1. Thinking vs. reading. If you want to research a particular topic, how do you balance reading the relevant literature against thinking yourself and recording your thoughts? I’ve heard second-hand that Hilary Greaves recommends thinking first so to be unanchored by the existing literature and the existing approaches to the problem. Another benefit may be that you start out reading the literature with a clearer mental model of the problem, which might make it easier to stay motivated and to remain critical/vigilant while reading. Would you agree or do you have a different approach?
  2. Self-consciousness. I imagine that virtually any research project, successful and unsuccessful, starts with some inchoate thoughts and notes. These will usually seem hopelessly inadequate but they’ll sometimes mature into something amazingly insightful. Have you ever struggled with mental blocks when you felt self-conscious about these beginnings, and have you found ways to (reliably) overcome them?
  3. Is there something interesting here? I often have some (for me) novel ideas, but then it turns out that whether true or false, the idea doesn’t seem to have any important implications. Conversely, I’ve dismissed ideas as unimportant, and years later someone developed them – through a lot of work I didn’t do because I thought it wasn’t important – into something that did connect to important topics in unanticipated ways. Do you have rules of thumb that help you assess early on whether a particular idea is worth pursuing?
  4. Survival vs. exploratory mindset. I’ve heard of the distinction between survival mindset and exploratory mindset, which makes intuitive sense to me. (I don’t remember where I learned of these terms, but I tried to clarify how I use them in a comment below.) I imagine that for most novel research, exploratory mindset is the more useful one. (Or would you disagree?) If it doesn’t come naturally to you, how do you cultivate it?
  5. Optimal hours of work per day. Have you found that a particular number of hours of concentrated work per day works best for you? By this I mean time you spend focused on your research project, excluding time spent answering emails, AMAs, and such. (If hours per day doesn’t seem like an informative unit to you, imagine I asked “hours per week” or whatever seems best to you.)
  6. Learning a new field. I don’t know what I mean by “field,” but probably something smaller than “biology” and bigger than “how to use Pipedrive.” If you need to get up to speed on such a field for research that you’re doing, how do you approach it? Do you read textbooks (if so, linearly or more creatively?) or pay grad students to answer your questions? Does your approach vary depending on whether it’s a subfield of your field of expertise or something completely new?
  7. Hard problems. I imagine that you’ll sometimes have to grapple with problems that are sufficiently hard that it feels like you didn’t make any tangible progress on them (or on how to approach them) for a week or more. How do you stay optimistic and motivated? How and when do you “escalate” in some fashion – say, discuss hiring a freelance expert on some other field?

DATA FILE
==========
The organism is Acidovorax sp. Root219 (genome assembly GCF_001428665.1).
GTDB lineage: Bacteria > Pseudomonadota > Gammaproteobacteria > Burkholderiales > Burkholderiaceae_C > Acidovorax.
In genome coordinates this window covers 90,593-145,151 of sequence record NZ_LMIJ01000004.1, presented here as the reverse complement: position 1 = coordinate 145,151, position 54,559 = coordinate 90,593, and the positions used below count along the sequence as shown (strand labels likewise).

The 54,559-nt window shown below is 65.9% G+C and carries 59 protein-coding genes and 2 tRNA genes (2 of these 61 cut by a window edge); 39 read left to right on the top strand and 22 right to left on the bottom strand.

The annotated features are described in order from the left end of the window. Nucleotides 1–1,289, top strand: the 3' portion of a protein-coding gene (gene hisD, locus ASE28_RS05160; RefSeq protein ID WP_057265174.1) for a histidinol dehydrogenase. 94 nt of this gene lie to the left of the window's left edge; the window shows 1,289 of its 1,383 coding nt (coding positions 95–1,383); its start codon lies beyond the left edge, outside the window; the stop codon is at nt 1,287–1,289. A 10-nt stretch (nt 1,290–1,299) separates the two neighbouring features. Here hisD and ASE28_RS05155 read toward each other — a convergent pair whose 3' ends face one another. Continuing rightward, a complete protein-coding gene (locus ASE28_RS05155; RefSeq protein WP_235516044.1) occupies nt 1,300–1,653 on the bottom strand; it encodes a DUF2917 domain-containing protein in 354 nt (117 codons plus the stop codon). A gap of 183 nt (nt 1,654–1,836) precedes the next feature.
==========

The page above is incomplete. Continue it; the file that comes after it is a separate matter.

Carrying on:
8. Emotional motivators. It’s easy to be motivated on a System 2 basis by the importance of the work, but sometimes that fails to carry over to System 1 when dealing with some very removed or specific work – say, understanding some obscure proof that is relevant to AI safety along a long chain of tenuous probabilistic implications. Do you have tricks for how to stay System 1 motivated in such cases – or when do you decide that a lack of motivation may actually mean that something is wrong with the topic and you should question whether it is sufficiently important?
  9. Typing speed. I have this pet theory that a high typing speed is important for some forms of research that involves a lot of verbal thinking (e.g., maybe not maths). The idea is that our memory is limited, so we want to take notes of our thoughts. But handwriting is slow, and typing is only mildly faster, so unless one thinks slowly or types very fast, there is a disconnect that causes continual stalling, impatience, forgotten ideas, and prevents the process from flowing. Does that make any intuitive sense to you? Do you have any tricks (e.g., dictation software)?
  10. Obvious questions. Nate Soares has an essay on “obvious advice.” Michael Aird mentioned that in many cases he just wanted to follow up on some obvious ideas. They were obvious in hindsight, but evidently they hadn’t been obvious to anyone else for years. Is there a distinct skill of “noticing the obvious ideas” or “noticing the obvious open questions”? And can it be trained or turned into a repeatable process?
  11. Tiredness, focus, etc. We sometimes get tired or have trouble focusing. Sometimes this happens even when we’ve had enough sleep (just to get an obvious solution out of the way: sleep/napping). What are your favorite things to do when focusing seems hard or you feel tired? Do you use any particular nootropics, supplements, air quality monitor, music, or exercise routine?
  12. Meta. Which of these questions would you like to see answered by more people because you are interested in the answers too?

Thank you kindly! And of course just pick out the questions you think are interesting for you or other readers to answer. :-)

Comment by telofy on How might better collective decision-making backfire? · 2020-12-13T11:47:47.877Z · EA · GW

Social Effects

Beliefs are often entangled with social signals. This can pose difficulties for what I’ll call in the following a “truth-seeking community.”